The data from the adult social care (ASCS) and carers’ survey (PSS SACE) can be used to inform local performance improvements (e.g. via outcomes-based commissioning), but our earlier activities and consultations with LA staff found that most organisations were primarily using the data for performance monitoring (e.g. benchmarking) [see our earlier blog for further details].
Translating survey data into meaningful management information
Follow-up interviews and case studies of LAs who are using survey data locally have shown us that focused analysis is a key strategy and can help produce analysis findings that can guide local decision-making and performance improvements. For example, by
- establishing the possible causes of reported outcomes (e.g. why some services users feel unsafe);
- highlighting local variations in unmet need and practice (e.g. identifying groups who may require additional or different kinds of support); and
- pinpointing where existing processes need to be changed and/or new services commissioned to improve reported outcomes (e.g. change to safeguarding processes, additional services in rural areas).
Despite the potential local value of focused analysis, however, many LAs appeared to limit their analysis to ‘descriptives’ (i.e. frequencies or percentages of individual response options) and direct comparisons of ASCOF scores.
So, how can the MAX toolkit help?
We hope that the analysis and interpretation element of the MAX toolkit will serve as a good starting point for focused forms of analysis.
To help overcome resource issues, for example, the analysis tools included in the MAX toolkit are based on Excel and are accompanied by step-by-step instructions and pre-recorded training presentations. These show analysts how to conduct a range of statistical tests (e.g. chi-square, t-tests, analysis of variance) and will hopefully negate the need for further training or specialist software.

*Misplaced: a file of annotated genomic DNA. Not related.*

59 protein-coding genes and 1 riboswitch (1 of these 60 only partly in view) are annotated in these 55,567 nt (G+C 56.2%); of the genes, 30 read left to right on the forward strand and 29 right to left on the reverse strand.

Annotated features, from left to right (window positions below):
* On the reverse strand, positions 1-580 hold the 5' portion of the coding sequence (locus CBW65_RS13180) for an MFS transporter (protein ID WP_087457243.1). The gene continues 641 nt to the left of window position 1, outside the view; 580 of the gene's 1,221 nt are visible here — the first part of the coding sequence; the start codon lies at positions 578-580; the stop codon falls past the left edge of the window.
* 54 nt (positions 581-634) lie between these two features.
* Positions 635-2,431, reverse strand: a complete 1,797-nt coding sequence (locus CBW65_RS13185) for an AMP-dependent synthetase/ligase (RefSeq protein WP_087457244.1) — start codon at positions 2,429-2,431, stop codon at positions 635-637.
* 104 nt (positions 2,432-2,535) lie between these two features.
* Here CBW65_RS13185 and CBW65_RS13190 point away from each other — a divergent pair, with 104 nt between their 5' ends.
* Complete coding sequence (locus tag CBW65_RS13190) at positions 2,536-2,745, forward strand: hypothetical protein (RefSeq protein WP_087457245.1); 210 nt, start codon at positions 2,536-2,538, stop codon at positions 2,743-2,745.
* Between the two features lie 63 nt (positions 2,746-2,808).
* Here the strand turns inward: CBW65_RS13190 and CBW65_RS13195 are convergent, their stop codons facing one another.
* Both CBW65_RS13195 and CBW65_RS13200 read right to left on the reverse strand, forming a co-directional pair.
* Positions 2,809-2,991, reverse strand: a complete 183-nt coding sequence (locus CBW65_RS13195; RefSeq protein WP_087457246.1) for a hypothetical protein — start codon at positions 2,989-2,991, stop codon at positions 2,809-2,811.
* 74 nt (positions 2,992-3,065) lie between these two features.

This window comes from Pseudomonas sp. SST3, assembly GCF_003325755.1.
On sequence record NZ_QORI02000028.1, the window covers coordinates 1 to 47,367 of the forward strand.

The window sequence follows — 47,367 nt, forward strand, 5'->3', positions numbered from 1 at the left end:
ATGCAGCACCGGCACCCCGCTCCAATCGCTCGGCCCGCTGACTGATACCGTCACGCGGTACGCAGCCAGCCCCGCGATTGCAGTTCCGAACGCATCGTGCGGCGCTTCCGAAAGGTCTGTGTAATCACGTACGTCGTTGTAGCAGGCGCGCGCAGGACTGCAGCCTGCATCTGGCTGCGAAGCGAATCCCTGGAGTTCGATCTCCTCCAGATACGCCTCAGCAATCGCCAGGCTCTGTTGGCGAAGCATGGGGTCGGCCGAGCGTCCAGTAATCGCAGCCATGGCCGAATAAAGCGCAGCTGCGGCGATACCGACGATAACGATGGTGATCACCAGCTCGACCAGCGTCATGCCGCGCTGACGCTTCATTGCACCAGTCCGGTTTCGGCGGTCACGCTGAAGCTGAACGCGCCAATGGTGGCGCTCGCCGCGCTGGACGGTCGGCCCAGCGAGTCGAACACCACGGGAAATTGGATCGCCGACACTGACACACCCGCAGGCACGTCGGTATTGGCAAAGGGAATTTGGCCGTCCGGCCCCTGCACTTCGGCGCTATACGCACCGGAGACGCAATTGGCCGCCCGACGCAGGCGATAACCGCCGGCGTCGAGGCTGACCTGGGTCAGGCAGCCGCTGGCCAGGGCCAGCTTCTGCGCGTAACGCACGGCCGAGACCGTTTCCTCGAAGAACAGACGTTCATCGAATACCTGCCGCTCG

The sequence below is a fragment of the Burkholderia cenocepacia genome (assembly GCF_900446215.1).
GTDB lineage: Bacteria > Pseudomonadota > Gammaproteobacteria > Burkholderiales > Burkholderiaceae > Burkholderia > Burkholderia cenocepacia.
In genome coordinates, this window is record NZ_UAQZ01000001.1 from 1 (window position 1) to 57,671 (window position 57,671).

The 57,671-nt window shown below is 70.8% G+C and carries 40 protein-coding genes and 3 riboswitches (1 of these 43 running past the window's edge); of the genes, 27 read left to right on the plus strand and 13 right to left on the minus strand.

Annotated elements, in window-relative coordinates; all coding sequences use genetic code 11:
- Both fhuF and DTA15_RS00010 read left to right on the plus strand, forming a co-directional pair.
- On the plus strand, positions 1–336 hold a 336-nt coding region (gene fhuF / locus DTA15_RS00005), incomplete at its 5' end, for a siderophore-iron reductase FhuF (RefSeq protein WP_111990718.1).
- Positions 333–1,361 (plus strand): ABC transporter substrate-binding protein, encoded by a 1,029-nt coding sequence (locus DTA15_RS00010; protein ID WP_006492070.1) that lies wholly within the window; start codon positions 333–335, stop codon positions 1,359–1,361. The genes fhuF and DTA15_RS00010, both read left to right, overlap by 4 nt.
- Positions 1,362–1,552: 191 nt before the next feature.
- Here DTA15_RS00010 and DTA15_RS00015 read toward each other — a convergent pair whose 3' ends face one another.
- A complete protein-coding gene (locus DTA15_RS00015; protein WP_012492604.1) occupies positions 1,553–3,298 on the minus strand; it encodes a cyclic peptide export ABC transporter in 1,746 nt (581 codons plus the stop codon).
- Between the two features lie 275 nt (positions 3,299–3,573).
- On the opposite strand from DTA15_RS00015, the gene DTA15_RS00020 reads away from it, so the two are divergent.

Similarly, the provision of additional analysis guidance through further blogs and survey-specific guides (to be developed during the next project) will also help analysts to identify which variables to explore to fulfil the information needs of their organisation. These guides will first focus on showing analysts how they can use the quality of life (QOL) tools in the MAX toolkit to calculate estimates of service impact. Such measures are, of course, of great interest to LA decision-makers and may help to encourage some to engage more with you and the survey process.
Why not take a look at the analysis and interpretation element of the MAX toolkit and see how our tools may be able to help you?
Accessing the MAX toolkit
The MAX toolkit is free to use. Please email the MAX project team to find out more or to register.
Disclaimer: The research on which this blog is based is commissioned and funded by the Policy Research Programme in the Department of Health. The views expressed are not necessarily those of the Department.